People experience a psychological response to loss in natural environment, researcher says
Years ago, it might have been cosy. It isn’t anymore.
Thousands of British Columbians like the Zwicks retreated inside last week after dense, grey smoke drifted north from catastrophic wildfires in the United States, blocking the sun and fouling the air.
The air quality around the Zwicks’ home in Castlegar, B.C., in the southeastern part of the province, was rated among the worst in the world on Saturday. Jim Zwick, 62, lives with a rare, chronic lung disease and can’t be out in that kind of environment.
“It absolutely is a feeling of being trapped and the uncertainty of not knowing for how long. It feels very eerie and almost apocalyptic. It sounds all very dramatic, but it’s hard not to feel that kind of anxiety,” Liana Zwick told What on Earth host Laura Lynch.
“We don’t recognize our landscape when we look outside our windows.”
“It’s a whole spectrum of natural human response to very scary and very concerning situations,” said Ashlee Cunsolo, who studies the links between ecological change and mental health at Memorial University’s Labrador Institute in Happy Valley-Goose Bay, N.L. She’s also the founding dean of the institute’s School of Arctic and Subarctic Studies.
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“You might not be at the front lines of the wildfires … but you certainly are still affected when you see the smoke,” Cunsolo told CBC Radio’s What on Earth. “It’s also a reminder of the suffering that other people and other ecosystems are going through — a reminder of the precarity of our own safety.”
Cunsolo said the emotional response can range from acute feelings of fear, dread and anxiety to unshakeable unease, helplessness and sleeplessness. Those feelings have been exacerbated this year as the smoke robs strained B.C. families of one of the things they’ve relied on to decompress during the pandemic: getting some fresh air outdoors.
The psychological phenomenon, Cunsolo said, is growing more common as short- and long-term climate change-related events become increasingly regular closer to home. Other researchers agreed, saying the public needs to start preparing — mentally, physically and financially — for the reality that air quality might be poor on a more consistent basis.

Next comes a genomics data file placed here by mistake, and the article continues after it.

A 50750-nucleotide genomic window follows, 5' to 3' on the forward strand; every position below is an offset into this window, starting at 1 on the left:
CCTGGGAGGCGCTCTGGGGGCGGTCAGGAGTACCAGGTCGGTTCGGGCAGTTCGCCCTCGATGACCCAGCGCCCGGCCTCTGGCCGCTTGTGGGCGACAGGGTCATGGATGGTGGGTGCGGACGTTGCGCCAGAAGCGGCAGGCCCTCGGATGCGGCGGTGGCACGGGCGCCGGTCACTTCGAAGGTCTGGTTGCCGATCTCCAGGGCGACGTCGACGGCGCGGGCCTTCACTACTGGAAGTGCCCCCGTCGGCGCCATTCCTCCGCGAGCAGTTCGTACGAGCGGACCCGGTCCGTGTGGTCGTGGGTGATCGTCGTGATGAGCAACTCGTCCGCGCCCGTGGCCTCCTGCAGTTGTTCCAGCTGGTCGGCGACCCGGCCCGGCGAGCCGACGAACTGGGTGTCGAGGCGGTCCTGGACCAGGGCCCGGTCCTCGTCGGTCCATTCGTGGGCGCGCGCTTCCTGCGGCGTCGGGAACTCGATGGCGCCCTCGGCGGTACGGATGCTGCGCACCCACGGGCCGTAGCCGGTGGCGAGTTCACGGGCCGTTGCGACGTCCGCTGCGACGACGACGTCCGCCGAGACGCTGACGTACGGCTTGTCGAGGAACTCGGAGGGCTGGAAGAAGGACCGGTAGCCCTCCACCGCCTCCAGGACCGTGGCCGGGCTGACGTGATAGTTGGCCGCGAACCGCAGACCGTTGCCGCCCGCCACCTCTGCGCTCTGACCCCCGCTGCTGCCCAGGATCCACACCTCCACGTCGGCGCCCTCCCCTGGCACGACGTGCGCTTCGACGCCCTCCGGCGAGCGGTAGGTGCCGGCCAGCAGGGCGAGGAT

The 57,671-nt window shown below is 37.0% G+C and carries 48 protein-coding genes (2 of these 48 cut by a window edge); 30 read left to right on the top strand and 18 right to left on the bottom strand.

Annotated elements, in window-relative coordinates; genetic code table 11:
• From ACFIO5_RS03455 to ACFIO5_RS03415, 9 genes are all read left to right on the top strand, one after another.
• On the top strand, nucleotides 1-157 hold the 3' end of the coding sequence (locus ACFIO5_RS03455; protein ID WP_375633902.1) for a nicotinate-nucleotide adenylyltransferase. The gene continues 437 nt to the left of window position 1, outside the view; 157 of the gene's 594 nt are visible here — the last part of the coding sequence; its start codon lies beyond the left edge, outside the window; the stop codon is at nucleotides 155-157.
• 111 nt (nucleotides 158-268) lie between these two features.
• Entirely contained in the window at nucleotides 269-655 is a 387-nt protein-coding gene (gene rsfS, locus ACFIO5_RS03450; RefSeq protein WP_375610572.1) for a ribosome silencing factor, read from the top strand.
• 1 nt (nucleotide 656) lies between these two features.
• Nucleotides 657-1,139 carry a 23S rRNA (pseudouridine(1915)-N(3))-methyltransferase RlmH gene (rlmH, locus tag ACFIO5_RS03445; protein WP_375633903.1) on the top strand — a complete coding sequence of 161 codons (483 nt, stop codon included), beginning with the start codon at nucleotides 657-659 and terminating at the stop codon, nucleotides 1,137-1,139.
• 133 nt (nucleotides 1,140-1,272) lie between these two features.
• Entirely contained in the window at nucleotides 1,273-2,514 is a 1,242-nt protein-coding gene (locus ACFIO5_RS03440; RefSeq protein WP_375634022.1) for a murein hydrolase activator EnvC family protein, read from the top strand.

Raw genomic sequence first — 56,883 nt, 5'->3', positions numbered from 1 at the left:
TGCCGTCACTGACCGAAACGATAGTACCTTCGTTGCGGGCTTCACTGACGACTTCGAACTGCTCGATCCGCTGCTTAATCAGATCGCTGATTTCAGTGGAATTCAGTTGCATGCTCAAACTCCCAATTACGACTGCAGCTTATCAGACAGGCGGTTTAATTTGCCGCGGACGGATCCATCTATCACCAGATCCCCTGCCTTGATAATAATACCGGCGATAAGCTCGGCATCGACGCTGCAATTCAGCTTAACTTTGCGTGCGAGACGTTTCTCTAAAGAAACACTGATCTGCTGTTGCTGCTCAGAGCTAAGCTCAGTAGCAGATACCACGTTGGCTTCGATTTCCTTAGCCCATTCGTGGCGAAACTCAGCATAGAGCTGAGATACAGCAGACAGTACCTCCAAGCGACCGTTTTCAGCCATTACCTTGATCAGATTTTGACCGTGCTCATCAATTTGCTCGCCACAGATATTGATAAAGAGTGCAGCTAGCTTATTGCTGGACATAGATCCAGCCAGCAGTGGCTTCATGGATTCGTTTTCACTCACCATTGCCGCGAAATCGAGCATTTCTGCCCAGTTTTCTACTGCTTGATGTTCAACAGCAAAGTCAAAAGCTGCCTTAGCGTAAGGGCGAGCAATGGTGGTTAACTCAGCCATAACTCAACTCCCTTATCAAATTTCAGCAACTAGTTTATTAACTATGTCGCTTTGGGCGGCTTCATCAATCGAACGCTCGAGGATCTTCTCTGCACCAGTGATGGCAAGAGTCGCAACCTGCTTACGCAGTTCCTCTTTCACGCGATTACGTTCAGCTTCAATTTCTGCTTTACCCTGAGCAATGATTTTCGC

“There’s no question that these have become more frequent events…. Summer now means a high potential for smoke in some place at some time,” said Michael Brauer, a professor at the University of British Columbia in Vancouver who researches health and air pollution.
“This is what we are going to have to deal with.”
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The health effects of smoky air on the general population, such as a scratchy throat or a dull headache, are temporary and reversible. For those most at risk — including the elderly or people with underlying health conditions — the haze can lead to severe reactions, including chest pain, shortness of breath, dizziness and heart palpitations.
“[It’s] to the extent that we even see increased deaths in response to these kinds of smoke events,” Brauer said.
Several cities opened clean-air shelters after the U.S. wildfire smoke settled over the province, offering spaces with air filters as a reprieve for people struggling with the toxic air. Brauer said buying air filters or purifiers and managing pre-existing respiratory conditions should become part of seasonal planning for families in B.C.
Asked whether they might move in order to find higher ground and better air to breathe, Liana Zwick, 53, gave a hearty laugh before letting her voice fall.
“To realize that the pattern overall is one where this is going to happen with greater frequency, that is a big worry,” she said.
“Of course, safety is first and paramount mostly in our minds. But where would you go that any corner of the planet is not going to be affected by climate change?”